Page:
This is the last straw for Ivan, who turns his desk back around and tries to conceal the evidence. Miles says that Ivan knows he’s not a spy, at least, and he should try to gain some brownie points by pointing out, in a purely theoretical way, the vulnerability in the system.
Miles resolves to try to wait out the rest of his term on Kyril Island, and let the problem of General Metzov resolve itself, since he has only five years left to retirement.
In the next weeks Miles settled into a tolerable routine. For one thing, the grubs arrived. All five thousand of them. Miles’s status rose on their shoulders, to that of almost-human. Lazkowski Base suffered its first real snow of the season, as the days shortened, plus a mild wah-wah lasting half a day, both of which Miles managed to predict accurately in advance.
Even more happily, Miles was completely displaced as the most famous idiot on the island (an unwelcome notoriety earned by the scat-cat sinking) by a group of grubs who managed one night to set their barracks on fire while lighting fart-flares. Miles’s strategic suggestion at the officers’ fire-safety meeting next day that they tackle the problem with a logistical assault on the enemy’s fuel supply, i.e., eliminate red-bean stew from the menu, was shot down with one icy glower from General Metzov. Though in the hallway later, an earnest captain from Ordnance stopped Miles to thank him for trying.
In some ways it’s a big wasted opportunity when the body in the culvert turns out to be utterly insignificant to the plot. That’s another problem of “The Weatherman” having come into existence as a short story first. But even if it could have turned out to be some other evidence against Metzov… As it is, it seems like a chapter or so of much ado about nothing. The initial promise of the body revealed at the end of one chapter has failed to pan out into a real mystery. I think this is the first time through that I’ve noticed that the body has only been there for less than a day; other times I’ve concluded that it was from months earlier, apparently missing the statements to the contrary. (This is not a new thing for me. I’m sure I’ll find more as the series goes on.)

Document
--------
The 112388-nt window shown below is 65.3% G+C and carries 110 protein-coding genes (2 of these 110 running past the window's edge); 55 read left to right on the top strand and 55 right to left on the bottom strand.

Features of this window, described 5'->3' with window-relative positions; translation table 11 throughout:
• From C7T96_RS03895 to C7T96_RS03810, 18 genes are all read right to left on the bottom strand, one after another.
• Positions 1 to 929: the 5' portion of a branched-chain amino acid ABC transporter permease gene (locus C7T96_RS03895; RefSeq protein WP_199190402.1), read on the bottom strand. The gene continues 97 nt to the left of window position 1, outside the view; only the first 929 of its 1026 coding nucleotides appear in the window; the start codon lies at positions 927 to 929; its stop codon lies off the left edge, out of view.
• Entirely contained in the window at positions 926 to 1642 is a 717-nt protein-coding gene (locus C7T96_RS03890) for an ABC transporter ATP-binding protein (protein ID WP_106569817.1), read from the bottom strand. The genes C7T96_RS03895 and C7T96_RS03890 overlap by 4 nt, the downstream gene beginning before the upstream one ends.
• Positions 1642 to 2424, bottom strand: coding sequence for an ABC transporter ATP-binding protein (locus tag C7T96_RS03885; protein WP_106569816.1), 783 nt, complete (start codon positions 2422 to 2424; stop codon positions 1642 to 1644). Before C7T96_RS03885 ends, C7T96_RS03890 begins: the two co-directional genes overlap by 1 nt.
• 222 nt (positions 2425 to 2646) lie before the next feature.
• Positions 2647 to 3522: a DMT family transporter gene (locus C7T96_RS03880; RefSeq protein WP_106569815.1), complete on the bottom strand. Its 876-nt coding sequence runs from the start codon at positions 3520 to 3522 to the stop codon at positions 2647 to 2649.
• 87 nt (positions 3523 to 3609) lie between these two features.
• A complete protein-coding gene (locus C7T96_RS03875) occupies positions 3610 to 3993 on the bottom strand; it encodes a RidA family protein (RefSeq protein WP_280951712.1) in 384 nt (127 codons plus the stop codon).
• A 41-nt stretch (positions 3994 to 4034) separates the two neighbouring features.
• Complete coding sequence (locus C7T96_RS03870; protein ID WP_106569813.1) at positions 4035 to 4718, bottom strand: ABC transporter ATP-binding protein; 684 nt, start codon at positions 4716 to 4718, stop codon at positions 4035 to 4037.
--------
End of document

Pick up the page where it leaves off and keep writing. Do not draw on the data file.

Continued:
The actual plot-relevant material comes up in the Ivan scene, the bits about Vervain and Pol that I quoted above. (When I think of Vervain I always think of Captain Vervain, one of the rabbits from Efrafa in Watership Down. I expect it’s some kind of British plant I don’t know much about, though.) There may have been a partial wormhole map in the actual book, showing Vervain and Pol in reference to Komarr, Barrayar, the Cetagandan Empire, etc., but it doesn’t seem to be in the electronic version from my Cryoburn CD. Still, it was nice to see–I like maps, at least when they’re readable.
Also, this chapter gives us more ammunition against Metzov. Not only is he an unfair commander, but he’s also gotten into trouble in the past. As, perhaps, did Ahn? So what do you think the odds are that Miles won’t run into any more trouble with him? Not that good, eh?
Finally, did you notice? The head doctor on Lazkowksi Base? Has no name. Seriously, what is it with Bujold and naming doctors?
It’s seeming to me that The Vor Game has shorter chapters than some of the other books I’ve done in the series, but maybe I’m just getting faster at this. Also, whole pages (screens) can go by without my feeling the urge to quote some pithy dialogue, and I’m often more likely to quote something that’s already so good a summary that I’d just end up having to paraphrase it sentence-by-sentence anyway. Anyway, next week should see the end of “The Weatherman” and the Kyril Island plotline, and maybe get us a little closer to the real plot of the novel. Until then…